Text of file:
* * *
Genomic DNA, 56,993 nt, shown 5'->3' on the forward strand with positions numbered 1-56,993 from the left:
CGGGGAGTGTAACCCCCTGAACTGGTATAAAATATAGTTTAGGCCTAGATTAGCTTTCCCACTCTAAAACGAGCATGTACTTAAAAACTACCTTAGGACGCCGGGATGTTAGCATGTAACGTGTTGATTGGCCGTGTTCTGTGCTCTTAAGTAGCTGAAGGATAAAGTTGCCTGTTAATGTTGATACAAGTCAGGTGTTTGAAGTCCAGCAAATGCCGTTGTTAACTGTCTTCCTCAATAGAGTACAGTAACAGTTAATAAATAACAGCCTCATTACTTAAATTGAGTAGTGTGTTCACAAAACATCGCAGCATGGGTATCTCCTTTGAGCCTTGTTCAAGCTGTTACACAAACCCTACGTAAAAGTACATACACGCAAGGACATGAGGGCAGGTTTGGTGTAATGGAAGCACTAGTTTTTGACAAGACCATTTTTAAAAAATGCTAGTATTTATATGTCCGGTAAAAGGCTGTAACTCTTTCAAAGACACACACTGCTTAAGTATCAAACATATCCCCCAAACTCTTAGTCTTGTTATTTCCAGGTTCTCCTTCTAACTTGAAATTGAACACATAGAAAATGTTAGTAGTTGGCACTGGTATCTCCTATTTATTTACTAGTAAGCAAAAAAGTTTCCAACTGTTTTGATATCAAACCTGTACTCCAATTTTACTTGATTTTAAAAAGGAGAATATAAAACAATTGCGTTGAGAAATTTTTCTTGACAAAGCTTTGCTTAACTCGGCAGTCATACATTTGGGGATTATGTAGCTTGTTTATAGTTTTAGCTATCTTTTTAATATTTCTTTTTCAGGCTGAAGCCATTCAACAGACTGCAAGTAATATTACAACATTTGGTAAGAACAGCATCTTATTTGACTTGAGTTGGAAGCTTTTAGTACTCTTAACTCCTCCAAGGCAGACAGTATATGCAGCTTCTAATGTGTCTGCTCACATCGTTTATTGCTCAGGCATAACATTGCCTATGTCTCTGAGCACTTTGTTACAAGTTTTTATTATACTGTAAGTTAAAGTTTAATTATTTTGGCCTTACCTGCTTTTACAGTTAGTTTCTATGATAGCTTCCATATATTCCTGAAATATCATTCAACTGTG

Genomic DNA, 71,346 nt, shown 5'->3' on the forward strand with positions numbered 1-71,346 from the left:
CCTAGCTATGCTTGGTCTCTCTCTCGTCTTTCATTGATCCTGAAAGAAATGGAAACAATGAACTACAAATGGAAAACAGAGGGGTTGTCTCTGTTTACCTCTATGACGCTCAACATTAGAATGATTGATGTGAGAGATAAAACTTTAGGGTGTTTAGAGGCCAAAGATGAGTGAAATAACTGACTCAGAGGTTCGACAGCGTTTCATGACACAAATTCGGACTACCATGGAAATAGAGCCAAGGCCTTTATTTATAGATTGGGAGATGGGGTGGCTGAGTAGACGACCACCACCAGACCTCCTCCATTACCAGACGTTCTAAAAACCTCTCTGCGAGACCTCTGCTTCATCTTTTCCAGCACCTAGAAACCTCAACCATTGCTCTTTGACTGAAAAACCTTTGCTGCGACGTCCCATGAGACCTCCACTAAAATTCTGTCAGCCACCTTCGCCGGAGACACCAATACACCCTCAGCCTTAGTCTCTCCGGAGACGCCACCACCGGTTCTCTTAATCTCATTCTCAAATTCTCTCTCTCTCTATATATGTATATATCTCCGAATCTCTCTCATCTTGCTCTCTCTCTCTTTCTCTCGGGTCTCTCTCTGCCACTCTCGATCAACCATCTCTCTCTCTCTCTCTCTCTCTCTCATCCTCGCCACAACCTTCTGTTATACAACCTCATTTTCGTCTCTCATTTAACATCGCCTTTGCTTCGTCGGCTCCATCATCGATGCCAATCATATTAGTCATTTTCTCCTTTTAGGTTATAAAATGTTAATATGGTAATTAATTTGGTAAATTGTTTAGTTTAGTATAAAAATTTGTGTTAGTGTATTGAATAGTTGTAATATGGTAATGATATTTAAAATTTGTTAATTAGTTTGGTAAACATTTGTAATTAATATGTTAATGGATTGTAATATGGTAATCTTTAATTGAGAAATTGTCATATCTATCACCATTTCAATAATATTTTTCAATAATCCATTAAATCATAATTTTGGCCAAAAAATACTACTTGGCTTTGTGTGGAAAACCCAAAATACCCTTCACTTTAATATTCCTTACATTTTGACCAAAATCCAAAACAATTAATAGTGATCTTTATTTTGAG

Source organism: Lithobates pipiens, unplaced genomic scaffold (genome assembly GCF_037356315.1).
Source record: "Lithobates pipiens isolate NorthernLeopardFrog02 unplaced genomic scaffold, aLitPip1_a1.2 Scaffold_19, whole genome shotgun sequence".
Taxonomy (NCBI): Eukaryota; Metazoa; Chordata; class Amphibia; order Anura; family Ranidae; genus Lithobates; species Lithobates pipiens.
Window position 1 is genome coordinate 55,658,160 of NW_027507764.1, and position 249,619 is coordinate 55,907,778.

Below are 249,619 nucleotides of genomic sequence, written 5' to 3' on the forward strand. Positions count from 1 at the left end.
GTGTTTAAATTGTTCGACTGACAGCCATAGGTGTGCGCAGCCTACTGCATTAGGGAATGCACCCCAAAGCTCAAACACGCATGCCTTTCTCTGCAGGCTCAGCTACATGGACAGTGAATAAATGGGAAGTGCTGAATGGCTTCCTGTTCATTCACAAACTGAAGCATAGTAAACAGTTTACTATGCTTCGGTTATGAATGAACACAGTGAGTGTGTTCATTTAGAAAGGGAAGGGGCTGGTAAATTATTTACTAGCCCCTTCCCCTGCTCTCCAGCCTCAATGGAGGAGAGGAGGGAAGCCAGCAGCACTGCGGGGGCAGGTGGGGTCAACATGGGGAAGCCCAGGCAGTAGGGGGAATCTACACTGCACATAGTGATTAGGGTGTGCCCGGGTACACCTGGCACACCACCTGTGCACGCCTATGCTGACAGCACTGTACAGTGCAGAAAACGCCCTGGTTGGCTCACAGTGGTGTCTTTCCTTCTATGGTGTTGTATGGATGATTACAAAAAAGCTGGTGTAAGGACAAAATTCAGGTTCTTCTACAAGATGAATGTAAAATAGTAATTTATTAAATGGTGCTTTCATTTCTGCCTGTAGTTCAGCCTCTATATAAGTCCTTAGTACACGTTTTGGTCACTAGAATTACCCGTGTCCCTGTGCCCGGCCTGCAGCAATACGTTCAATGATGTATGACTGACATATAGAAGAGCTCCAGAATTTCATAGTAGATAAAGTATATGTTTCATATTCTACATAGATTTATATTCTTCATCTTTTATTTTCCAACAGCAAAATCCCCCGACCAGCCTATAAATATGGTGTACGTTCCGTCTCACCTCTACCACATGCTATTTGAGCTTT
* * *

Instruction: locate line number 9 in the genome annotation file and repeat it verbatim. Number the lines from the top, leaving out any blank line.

Below are 249,619 nucleotides of genomic sequence, written 5' to 3' on the forward strand. Positions count from 1 at the left end.